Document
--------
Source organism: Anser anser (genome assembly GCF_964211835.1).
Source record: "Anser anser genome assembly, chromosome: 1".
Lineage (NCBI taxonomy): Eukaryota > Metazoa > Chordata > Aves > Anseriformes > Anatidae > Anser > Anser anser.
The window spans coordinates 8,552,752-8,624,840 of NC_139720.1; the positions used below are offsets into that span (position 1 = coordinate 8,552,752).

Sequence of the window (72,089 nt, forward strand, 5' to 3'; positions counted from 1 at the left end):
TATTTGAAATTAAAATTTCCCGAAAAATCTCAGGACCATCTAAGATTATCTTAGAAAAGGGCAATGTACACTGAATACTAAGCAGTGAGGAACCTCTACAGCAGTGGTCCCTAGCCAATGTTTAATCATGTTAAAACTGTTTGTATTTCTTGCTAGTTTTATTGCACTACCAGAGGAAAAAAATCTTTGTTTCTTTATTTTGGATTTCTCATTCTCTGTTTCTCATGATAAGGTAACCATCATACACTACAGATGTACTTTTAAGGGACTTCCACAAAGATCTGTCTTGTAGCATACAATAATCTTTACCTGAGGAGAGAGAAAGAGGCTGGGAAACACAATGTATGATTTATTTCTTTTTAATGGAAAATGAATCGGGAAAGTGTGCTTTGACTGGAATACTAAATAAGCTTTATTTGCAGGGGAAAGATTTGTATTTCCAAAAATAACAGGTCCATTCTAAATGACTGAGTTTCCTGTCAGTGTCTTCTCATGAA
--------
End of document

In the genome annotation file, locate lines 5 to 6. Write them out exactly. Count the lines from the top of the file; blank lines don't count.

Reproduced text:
Sequence of the window (72,089 nt, forward strand, 5' to 3'; positions counted from 1 at the left end):
TATTTGAAATTAAAATTTCCCGAAAAATCTCAGGACCATCTAAGATTATCTTAGAAAAGGGCAATGTACACTGAATACTAAGCAGTGAGGAACCTCTACAGCAGTGGTCCCTAGCCAATGTTTAATCATGTTAAAACTGTTTGTATTTCTTGCTAGTTTTATTGCACTACCAGAGGAAAAAAATCTTTGTTTCTTTATTTTGGATTTCTCATTCTCTGTTTCTCATGATAAGGTAACCATCATACACTACAGATGTACTTTTAAGGGACTTCCACAAAGATCTGTCTTGTAGCATACAATAATCTTTACCTGAGGAGAGAGAAAGAGGCTGGGAAACACAATGTATGATTTATTTCTTTTTAATGGAAAATGAATCGGGAAAGTGTGCTTTGACTGGAATACTAAATAAGCTTTATTTGCAGGGGAAAGATTTGTATTTCCAAAAATAACAGGTCCATTCTAAATGACTGAGTTTCCTGTCAGTGTCTTCTCATGAA